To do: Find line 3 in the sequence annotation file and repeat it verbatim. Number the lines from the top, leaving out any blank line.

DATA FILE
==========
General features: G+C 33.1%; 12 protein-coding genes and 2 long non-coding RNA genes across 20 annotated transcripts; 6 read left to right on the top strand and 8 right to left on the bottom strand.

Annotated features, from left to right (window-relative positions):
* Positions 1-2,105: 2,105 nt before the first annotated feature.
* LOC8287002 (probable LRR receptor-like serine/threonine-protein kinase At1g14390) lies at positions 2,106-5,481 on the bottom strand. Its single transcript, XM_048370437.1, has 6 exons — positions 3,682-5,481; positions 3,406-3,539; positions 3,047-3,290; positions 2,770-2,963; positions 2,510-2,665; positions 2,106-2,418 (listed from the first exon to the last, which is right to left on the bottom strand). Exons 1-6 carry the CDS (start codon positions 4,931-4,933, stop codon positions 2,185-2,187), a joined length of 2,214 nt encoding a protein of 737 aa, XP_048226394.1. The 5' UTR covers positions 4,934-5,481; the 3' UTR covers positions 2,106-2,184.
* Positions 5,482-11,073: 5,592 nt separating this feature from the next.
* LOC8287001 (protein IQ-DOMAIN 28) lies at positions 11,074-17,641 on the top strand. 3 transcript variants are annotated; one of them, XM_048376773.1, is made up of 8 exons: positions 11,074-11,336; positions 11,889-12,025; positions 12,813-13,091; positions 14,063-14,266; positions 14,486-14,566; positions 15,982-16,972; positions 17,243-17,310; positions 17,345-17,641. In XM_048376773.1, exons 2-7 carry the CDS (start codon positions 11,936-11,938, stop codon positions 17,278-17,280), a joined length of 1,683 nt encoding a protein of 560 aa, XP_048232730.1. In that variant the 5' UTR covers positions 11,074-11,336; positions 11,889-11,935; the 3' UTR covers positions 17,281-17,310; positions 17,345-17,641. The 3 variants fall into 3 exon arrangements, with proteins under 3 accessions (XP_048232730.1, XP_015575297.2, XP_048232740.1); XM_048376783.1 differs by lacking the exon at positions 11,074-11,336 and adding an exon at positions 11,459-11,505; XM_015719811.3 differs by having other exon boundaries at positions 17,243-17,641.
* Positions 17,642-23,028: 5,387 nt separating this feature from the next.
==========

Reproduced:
* Positions 1-2,105: 2,105 nt before the first annotated feature.